This thing has about 1,900 pieces of cut newspaper in it and it must have taken me about 5-6 hours of cutting time over a period of several weeks to get it done, a tedious process but I would get the urge to cut more while watching TV or listening to the radio. Thin cheap carpet would work as well i'm sure and be MUCH faster to construct. Another consideration is a stack of large books Image 4c, see below (maybe even phonebooks) clamped together.

I used a wine box 10" X 10.5" X 3.5" wide (outside dimensions) as the container with 2 pieces of 1"x3" x 13 " pine board used as a base and top. I then drilled out some holes near the ends of the boards to take 5/16" dia threaded rod. The rods are used to clamp the wood in place, compress the strips of newspaper and hold them in place. I used fender washers to spread the load of the clamping as wide a possible on the pine boards.

Image 1) shows the back of the cardboard box cut open in two places almost the entire length. This was done after it was firmly clamped and tighten several times. I then "painted" the exposed newspaper strips with a 50/50 mix of PVA ( white glue) and water, allowed it to dry and repeated that 2 more times. I then used that same mix to paste a strip of newspaper from top to bottom and applied more glue mix. This was done to prevent any shifting of the individual sheets of newspaper.

Image 2) shows the front of the box with about an 8.5" X 8" rectangle cut out of it, this is the target end that accepts the darts.

Image 3) shows a close up of the stacked newspapers from an area approximately where the yellow square is located in Image 4b. I counted how many sheets of paper in a 1/4" of stacked sheets times the length of the stack and came up with the ~1,900 sheet number.

Image 4a) shows my "regular" dart target which is another wine box filled with just folded newspaper and crunched up plastic grocery bags. It is reversible and had been reversed 3 times. The last time I had to glue on another piece of cardboard to cover all the holes from shooting etc.

Image 4b) shows the new compressed paper target with about 200 shoots on it looking good. (The picture was taken shortly after I made it)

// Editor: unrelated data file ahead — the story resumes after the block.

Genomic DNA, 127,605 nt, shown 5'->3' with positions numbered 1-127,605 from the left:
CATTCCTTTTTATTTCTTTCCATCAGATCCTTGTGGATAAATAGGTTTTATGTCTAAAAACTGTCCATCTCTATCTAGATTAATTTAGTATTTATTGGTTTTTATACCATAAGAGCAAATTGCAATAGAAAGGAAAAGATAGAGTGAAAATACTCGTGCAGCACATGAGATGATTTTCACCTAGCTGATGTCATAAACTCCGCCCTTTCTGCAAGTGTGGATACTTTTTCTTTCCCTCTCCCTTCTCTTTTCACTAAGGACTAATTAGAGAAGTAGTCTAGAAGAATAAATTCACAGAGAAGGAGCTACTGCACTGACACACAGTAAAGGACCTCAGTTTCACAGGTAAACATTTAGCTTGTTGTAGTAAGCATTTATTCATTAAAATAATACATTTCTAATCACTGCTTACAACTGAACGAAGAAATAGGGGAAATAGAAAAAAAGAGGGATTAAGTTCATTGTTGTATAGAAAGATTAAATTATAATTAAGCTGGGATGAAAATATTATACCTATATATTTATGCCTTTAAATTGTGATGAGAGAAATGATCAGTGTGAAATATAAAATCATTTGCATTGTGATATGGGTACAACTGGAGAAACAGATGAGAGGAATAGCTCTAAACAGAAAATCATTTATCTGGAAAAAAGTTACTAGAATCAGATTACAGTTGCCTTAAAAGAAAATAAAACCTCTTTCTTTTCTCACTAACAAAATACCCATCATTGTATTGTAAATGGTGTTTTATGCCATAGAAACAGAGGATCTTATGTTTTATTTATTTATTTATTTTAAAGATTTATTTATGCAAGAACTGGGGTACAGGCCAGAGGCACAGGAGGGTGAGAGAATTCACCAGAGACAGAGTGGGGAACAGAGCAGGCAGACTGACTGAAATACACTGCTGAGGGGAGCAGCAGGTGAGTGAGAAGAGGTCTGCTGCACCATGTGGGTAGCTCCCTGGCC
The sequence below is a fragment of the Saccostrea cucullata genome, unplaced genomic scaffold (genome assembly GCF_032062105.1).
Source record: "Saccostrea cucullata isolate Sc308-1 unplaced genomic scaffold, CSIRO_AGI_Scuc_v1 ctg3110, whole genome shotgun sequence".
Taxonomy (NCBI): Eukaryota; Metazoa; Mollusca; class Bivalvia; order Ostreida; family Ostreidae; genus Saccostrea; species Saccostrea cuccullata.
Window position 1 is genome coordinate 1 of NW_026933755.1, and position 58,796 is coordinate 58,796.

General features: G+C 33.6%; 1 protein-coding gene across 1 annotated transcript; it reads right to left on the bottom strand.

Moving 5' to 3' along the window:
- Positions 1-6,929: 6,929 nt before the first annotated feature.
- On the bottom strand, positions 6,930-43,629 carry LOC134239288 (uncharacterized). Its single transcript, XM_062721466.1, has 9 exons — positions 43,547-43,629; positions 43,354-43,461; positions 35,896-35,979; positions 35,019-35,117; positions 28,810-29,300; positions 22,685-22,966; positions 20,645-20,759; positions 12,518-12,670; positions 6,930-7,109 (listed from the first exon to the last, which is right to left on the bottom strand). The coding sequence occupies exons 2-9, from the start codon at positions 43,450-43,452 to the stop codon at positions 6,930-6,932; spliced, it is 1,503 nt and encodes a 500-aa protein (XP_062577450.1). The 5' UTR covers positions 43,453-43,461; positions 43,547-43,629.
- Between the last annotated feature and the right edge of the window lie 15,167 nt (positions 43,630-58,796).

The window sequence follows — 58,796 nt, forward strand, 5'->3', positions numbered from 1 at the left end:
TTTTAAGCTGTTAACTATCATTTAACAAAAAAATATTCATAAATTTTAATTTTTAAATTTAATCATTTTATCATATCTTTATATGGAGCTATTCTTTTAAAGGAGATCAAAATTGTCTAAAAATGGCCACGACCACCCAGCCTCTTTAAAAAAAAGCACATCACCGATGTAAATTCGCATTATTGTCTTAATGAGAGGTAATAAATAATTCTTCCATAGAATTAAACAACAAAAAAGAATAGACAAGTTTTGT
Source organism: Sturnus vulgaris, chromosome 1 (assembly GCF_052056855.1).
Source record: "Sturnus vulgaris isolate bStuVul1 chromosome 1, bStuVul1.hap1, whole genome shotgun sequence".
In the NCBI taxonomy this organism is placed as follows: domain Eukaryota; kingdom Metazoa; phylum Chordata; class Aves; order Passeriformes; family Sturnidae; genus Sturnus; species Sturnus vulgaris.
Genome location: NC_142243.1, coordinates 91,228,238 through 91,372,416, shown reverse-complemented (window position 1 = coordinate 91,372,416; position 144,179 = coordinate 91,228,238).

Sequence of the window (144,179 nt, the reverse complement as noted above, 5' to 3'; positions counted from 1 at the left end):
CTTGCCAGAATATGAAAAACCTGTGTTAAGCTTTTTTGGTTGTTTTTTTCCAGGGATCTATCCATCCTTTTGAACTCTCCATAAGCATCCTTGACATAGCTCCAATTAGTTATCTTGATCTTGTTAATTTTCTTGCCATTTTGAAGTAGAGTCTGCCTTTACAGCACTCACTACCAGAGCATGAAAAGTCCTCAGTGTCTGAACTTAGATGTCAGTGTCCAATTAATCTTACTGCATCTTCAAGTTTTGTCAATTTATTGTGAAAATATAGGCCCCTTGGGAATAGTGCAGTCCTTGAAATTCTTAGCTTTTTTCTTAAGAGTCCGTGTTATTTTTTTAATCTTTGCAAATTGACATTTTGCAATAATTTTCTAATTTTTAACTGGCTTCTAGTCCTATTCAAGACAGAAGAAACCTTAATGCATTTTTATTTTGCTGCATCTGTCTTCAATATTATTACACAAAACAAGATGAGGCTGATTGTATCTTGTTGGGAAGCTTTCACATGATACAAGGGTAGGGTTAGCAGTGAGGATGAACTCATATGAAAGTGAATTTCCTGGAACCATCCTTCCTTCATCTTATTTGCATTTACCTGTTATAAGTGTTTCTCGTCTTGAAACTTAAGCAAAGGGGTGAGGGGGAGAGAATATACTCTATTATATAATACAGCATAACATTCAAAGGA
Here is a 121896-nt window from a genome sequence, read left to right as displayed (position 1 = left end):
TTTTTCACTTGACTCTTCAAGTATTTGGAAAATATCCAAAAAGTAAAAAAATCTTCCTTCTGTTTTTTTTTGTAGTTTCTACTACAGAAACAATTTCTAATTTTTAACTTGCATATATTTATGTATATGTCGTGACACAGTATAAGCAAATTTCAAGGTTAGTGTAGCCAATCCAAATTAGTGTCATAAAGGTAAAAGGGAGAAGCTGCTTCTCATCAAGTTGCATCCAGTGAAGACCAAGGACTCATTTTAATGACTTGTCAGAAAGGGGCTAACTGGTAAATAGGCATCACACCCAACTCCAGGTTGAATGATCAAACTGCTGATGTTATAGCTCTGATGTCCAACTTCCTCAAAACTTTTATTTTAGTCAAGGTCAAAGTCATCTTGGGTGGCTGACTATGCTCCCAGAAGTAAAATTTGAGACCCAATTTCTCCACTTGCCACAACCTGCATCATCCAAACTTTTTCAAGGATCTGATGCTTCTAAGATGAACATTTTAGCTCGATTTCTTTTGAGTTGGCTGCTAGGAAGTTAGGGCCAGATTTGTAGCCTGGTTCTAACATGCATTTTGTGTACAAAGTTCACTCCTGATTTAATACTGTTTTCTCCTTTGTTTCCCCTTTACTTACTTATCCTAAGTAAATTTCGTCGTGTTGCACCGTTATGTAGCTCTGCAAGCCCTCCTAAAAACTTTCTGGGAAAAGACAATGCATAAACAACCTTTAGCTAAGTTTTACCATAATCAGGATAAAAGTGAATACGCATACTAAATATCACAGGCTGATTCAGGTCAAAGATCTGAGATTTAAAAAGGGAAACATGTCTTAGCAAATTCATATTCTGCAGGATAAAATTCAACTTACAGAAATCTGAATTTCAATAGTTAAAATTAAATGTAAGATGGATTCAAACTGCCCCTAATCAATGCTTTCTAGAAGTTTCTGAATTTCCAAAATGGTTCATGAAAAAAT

Image 4c) shows what might be the easiest way to make one of these robust compressed paper dart targets, old used thick books. My wife tells me they are available for a dollar each locally. They need to be clamped like the newspaper constructed target so they can be rotated 90º making their pages vertical too, thus the required clamping. These books as stacked measure about 10" x 9" with no compression and together have a staggering 5009 pages! If books like this are used for a target the hard covers should be removed.

HomeMadeDartTarget.jpg


The reason the box has been rotated 90º now so the original top and bottom are now the sides is to allow the pages to be oriented vertically thus allowing the darts a chance to slip between the layers of paper minimizing the damage as the dart lands following its normal trajectory. If oriented horizontally the darts must penetrate the paper sheets most of the time causing more damage with each shot. Difficult to see here but just a few shots into the books (Image 4c) with pages horizontal shows damage with only approximately 20 shots.
This looks like a great stop that will last a long long time. Thanks for sharing.
 

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@ NaturalFork

That is an Impressive looking 2 sided 10" dia. target for under $5. I noticed in the link you provided they actually call it a "Dual Sided Blowgun Target" too, wadda concept!
 

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We are always looking for targets and ways to make them , but this is one great idea thanks for sharing . I have a ton of paper and boxes to use for this and the compaction pieces are key, we will start one it tomorrow.